Today patients are better able to compare healthcare providers than ever before. According to a recent Gallup study – “To build and maintain patient loyalty and engagement in an era when consumers can shop around for the best value, healthcare organizations must not only provide quality care but also surpass patient expectations.”
The study goes on to note, “patient experience will be an increasingly influential factor in determining healthcare providers’ financial success”.
This means that as the future unfolds hospitals will not only be looking for ways to reduce costs but also to improve the patient experience. One pivotal trend that will increase the importance of the quality of the patience experience is the shift from a fee for service to an outcome payment model. Patient satisfaction will be an important component of pay-for-performance model.
The HCAHPS survey contains nine key metrics for measuring the patient’s perspectives on care: communication with doctors, communication with nurses, responsiveness of hospital staff, pain management, communication about medicines, discharge information, cleanliness of the hospital environment, quietness of the hospital environment, and transition of care.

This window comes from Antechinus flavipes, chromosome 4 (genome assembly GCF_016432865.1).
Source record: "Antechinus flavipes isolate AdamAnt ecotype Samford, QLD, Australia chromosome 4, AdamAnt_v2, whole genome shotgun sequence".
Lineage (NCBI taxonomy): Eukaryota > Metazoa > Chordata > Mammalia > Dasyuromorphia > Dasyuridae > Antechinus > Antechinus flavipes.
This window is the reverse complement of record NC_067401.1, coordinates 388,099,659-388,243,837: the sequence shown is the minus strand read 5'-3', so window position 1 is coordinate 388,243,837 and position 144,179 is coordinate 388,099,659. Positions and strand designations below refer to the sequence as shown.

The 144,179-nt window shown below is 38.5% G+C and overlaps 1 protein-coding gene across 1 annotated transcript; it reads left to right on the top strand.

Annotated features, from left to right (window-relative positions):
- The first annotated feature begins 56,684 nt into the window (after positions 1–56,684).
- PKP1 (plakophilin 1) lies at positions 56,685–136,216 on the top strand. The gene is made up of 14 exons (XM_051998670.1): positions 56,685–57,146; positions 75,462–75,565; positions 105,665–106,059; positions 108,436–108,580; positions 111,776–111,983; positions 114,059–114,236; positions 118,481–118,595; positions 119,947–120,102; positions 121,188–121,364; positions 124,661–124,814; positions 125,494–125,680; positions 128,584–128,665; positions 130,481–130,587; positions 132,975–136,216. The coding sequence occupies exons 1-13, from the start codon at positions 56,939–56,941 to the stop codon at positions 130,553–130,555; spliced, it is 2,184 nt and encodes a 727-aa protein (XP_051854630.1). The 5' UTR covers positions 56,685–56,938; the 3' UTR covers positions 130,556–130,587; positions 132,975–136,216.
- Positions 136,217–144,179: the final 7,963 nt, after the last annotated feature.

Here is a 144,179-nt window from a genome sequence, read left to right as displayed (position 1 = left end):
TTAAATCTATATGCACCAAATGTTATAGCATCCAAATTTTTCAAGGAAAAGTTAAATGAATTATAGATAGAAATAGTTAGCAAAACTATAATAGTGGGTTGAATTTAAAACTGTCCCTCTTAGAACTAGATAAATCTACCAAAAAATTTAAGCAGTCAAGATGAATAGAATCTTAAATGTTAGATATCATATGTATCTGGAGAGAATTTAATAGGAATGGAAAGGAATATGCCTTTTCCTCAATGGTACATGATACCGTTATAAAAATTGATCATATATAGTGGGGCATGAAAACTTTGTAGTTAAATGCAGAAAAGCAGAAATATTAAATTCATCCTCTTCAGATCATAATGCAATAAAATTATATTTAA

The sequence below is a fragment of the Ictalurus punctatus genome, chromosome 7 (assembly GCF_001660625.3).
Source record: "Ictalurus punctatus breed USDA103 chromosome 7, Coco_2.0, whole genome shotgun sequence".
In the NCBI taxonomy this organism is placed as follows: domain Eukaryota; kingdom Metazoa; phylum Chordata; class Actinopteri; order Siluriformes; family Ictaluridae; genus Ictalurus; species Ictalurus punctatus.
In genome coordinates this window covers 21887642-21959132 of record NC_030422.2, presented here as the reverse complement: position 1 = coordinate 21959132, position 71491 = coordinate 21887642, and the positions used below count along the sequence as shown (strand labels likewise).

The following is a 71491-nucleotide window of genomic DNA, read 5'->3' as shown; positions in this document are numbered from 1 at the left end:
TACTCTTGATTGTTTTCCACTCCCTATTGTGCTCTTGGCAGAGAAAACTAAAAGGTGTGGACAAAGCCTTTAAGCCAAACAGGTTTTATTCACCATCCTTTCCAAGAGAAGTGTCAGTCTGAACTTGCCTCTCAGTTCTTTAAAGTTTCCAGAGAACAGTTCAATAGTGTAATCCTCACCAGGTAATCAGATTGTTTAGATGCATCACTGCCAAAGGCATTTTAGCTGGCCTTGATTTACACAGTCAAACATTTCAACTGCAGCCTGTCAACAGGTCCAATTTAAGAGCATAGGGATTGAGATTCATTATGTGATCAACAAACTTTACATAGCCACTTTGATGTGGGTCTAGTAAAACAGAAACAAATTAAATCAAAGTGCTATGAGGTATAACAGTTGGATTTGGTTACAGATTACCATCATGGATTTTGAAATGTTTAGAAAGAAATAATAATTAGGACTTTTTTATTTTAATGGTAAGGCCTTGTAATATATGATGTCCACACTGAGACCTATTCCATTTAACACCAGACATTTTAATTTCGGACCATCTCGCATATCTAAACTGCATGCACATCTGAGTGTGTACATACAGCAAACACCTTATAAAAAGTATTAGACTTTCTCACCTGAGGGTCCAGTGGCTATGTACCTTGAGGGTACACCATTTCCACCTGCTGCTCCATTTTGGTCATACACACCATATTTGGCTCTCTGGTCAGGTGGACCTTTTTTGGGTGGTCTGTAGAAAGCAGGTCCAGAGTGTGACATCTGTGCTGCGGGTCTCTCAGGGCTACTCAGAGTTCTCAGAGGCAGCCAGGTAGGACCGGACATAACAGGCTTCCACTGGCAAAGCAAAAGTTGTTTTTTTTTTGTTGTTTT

What does all this mean for MedTech sales?
- MedTech salespeople must be more knowledgeable about the hospital’s strategic direction from executives in the carpeted halls of the hospital. Knowing answers to questions like: how is the hospital attempting to improve patient satisfaction – how does the hospital plan to differentiate itself from its competitors on patient satisfaction? – how do they plan to reduce costs and improve patient care?
- MedTech salespeople must consider how they can add value to the hospital efforts for improving the patient satisfaction. They must align their products and services to the new set of metrics. This will be true across product lines to include: medical devices, capital equipment, or consumables.
- It’s likely that increased patient satisfaction will result in additional players engaged in the buying process – for example: more involvement of senior level executives, patient care advocates, financial personnel, and facility personnel in charge of the hospital environment. This impacts various components of the sales process from the background information required for sales call planning, to whom will be required to participate in the sales cycle from the selling organization, to what the value discussion will look like. It will introduce new call points into the sales cycle – with different concerns, new objections and a different perspective on the balance between clinical and economic value.
Every time customers go through a period of transformation change, a new set of winners and losers emerge on the vendors’ side of the table. The winners are those that make changes in their sales process commensurate with the changes in the buying process.
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